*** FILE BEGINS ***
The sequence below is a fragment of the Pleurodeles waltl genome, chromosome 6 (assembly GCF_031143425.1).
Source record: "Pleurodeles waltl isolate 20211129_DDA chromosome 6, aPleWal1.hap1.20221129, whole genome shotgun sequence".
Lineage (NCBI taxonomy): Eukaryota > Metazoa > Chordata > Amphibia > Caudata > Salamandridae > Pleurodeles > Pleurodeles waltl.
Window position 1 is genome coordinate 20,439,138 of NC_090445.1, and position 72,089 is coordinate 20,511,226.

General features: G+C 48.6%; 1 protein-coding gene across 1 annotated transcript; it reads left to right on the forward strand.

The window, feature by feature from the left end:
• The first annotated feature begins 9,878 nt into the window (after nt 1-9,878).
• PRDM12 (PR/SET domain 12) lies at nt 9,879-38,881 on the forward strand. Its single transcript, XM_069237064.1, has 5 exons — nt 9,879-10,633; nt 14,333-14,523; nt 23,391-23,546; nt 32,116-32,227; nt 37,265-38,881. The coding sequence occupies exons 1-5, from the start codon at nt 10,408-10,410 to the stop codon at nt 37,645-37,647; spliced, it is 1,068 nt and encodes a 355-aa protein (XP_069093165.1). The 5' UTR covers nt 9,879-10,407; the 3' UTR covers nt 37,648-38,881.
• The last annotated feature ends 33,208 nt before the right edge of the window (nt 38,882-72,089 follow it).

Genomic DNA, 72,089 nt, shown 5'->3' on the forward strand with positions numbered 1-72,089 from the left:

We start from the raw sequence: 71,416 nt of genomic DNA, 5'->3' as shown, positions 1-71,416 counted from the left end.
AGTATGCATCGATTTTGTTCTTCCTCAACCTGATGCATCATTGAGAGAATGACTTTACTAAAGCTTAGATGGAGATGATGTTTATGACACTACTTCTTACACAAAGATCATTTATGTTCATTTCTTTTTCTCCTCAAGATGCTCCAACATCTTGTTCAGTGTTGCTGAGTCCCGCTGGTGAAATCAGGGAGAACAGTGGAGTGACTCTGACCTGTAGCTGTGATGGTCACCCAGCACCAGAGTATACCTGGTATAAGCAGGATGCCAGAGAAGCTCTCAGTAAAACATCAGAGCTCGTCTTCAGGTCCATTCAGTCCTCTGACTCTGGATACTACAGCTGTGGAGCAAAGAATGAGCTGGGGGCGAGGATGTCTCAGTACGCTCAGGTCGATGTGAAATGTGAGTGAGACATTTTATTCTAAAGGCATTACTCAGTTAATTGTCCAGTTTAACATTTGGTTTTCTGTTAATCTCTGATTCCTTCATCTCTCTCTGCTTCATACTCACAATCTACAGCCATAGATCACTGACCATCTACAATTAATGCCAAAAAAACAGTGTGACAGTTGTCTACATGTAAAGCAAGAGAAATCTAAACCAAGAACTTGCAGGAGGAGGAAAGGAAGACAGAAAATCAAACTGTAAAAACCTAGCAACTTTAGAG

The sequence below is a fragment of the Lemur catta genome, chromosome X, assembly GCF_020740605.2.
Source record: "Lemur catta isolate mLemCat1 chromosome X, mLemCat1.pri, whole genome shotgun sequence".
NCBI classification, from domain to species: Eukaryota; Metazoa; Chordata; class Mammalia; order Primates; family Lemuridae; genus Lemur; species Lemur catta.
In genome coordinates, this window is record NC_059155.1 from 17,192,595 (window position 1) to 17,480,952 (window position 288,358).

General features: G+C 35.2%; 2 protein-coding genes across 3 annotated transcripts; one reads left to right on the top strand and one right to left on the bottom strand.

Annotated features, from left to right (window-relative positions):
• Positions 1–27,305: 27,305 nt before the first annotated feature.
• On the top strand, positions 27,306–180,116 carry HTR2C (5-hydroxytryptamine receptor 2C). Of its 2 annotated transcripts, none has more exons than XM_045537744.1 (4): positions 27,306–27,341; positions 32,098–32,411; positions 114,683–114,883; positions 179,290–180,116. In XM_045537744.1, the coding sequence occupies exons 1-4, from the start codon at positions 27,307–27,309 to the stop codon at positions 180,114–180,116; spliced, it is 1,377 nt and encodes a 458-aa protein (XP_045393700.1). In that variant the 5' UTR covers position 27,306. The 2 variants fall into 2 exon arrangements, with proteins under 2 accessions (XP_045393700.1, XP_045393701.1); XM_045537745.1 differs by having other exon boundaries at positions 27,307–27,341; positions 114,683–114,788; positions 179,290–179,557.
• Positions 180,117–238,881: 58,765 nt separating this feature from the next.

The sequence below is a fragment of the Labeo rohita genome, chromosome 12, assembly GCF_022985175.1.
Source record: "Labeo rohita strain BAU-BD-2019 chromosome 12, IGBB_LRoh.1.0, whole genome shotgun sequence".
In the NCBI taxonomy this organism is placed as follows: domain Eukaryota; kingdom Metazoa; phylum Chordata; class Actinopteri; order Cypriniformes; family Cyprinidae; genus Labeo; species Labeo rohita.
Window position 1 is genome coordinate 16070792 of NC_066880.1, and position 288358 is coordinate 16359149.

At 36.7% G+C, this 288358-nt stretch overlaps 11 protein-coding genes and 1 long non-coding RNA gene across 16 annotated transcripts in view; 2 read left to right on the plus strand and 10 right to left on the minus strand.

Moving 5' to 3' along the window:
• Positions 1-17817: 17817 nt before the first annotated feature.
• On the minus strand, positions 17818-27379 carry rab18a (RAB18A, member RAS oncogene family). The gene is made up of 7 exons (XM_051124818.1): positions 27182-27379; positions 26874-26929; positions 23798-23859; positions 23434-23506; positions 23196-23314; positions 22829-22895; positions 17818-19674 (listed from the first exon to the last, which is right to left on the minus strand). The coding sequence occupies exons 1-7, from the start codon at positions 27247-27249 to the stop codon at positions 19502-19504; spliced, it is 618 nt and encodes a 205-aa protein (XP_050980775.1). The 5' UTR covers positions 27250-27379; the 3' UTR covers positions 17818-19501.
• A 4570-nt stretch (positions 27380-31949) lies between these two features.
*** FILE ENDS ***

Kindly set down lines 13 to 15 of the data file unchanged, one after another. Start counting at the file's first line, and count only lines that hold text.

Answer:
The sequence below is a fragment of the Lemur catta genome, chromosome X, assembly GCF_020740605.2.
Source record: "Lemur catta isolate mLemCat1 chromosome X, mLemCat1.pri, whole genome shotgun sequence".
NCBI classification, from domain to species: Eukaryota; Metazoa; Chordata; class Mammalia; order Primates; family Lemuridae; genus Lemur; species Lemur catta.